The year was 2002, and one man with a never-healing wound under his left eye was busy making St. Louis relevant for reasons beyond self-righteous Cardinals fans. That young St. Lunatic was Nelly, and by the time he was set to release his anti-global warming anthem “Hot in Herre” (the extra “r” was for “r u paying attention to your carbon consumption?), he’d already had three top-15 hits on the U.S. Billboard charts.
That gave him the latitude to add some star power to the video for what would become his first chart-topping hit. “Hot in Herre” featured the services of approximately 500 dancing ladies, the St. Lunatics crew, and aspiring athletes like Michigan State standout T.J. Duckett:
Yes, somehow the up-and-coming rapper was able to convince a handful of young athletes to appear in a video shoot that was just eight hours of beautiful women in various stages of undress. All for what may be, charitably, three seconds of background action in a music video that’s basically a “what not to do” of fire safety.
This fact was lost on many of the 38-year-old Peppers’ Carolina Panthers teammates. Until Friday — two days before Nelly is set to play the halftime show of the team’s Week 15 showdown against the Saints.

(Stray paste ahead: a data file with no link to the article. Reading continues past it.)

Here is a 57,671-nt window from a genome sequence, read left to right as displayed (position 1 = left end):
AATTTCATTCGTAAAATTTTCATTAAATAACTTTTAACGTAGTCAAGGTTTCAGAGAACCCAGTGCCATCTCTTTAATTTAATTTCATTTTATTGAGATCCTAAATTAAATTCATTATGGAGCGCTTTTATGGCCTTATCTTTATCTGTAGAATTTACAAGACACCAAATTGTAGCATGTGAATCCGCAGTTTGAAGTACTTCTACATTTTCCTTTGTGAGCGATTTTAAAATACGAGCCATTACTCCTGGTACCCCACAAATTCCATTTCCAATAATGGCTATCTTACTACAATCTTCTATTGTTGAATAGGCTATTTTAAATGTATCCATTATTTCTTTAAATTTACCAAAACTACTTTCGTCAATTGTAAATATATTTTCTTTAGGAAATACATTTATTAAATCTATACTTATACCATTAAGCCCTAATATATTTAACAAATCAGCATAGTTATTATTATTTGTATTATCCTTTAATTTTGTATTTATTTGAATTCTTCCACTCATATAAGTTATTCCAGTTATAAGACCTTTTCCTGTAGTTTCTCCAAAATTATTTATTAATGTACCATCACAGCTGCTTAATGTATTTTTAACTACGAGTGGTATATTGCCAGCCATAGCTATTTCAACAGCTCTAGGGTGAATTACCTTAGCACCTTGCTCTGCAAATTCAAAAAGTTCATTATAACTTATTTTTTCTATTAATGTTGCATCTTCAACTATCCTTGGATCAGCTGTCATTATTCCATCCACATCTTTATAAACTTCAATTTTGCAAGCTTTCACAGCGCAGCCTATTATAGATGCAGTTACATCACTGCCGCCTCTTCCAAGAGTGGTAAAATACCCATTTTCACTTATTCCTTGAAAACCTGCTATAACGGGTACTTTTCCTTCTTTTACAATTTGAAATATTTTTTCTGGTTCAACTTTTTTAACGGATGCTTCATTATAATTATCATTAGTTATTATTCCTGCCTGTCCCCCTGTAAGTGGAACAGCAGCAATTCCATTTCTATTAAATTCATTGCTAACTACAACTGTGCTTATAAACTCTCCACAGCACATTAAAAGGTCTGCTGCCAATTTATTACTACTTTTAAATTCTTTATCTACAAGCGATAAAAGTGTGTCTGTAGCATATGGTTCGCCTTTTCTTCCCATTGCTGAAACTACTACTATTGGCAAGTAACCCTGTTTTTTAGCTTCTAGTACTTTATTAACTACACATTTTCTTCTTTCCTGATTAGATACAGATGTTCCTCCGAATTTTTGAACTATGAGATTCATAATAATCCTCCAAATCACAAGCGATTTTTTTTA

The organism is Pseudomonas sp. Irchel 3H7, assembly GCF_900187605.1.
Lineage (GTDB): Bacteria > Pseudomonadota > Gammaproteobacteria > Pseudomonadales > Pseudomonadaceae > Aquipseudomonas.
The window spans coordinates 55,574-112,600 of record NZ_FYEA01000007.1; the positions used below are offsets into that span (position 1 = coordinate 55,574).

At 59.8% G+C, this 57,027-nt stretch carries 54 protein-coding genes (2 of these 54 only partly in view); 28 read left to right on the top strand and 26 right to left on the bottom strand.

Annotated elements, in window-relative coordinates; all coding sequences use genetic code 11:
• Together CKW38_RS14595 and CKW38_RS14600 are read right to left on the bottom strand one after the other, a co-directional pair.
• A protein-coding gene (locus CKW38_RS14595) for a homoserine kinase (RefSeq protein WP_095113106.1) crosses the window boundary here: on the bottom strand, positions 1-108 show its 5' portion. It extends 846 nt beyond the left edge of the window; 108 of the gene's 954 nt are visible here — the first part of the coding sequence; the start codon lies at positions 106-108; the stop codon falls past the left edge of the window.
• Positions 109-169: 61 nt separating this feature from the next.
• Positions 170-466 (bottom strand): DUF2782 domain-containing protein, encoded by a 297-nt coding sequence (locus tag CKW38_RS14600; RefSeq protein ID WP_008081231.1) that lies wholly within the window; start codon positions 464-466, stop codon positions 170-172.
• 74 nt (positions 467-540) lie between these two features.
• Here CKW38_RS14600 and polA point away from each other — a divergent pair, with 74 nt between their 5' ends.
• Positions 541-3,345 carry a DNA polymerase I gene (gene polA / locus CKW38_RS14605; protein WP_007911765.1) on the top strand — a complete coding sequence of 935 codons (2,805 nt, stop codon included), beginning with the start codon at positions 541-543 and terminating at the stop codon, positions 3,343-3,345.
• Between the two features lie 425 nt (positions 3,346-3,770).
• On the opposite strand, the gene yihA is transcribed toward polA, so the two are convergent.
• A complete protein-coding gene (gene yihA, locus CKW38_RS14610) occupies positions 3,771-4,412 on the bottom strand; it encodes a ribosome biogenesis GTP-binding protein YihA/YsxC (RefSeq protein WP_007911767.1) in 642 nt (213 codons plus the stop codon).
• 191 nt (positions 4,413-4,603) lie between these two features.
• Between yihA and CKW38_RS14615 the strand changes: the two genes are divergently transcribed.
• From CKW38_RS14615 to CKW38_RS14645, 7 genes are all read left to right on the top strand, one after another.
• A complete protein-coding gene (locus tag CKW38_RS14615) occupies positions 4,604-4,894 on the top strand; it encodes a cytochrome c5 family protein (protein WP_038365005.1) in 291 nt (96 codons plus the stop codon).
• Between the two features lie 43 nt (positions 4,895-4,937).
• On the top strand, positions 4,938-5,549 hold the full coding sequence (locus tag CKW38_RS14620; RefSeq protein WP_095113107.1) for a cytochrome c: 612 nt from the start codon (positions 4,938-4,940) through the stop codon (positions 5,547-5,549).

Here’s how the Panthers reacted, per the team’s official website.
“Whoa! No way! Yoooooo!” [wide receiver Curtis] Samuel screamed. “Stop playing! Man, no way!”
Locker neighbor Torrey Smith then chimed in.
“That’s young Pep!?” Smith shouted. “Man, that’s one of the best music videos of all time!”
Quarterback Cam Newton literally froze when he first caught a glimpse of Peppers in the video.
“I need you to airdrop this to me,” Newton said, still in disbelief. “I need a screenshot of this.”
Peppers hasn’t commented publicly, though you’d imagine he’d probably have some comment about the dangers of dancing through a backdraft or playing in the disgusting water found in stagnant sprinkler systems.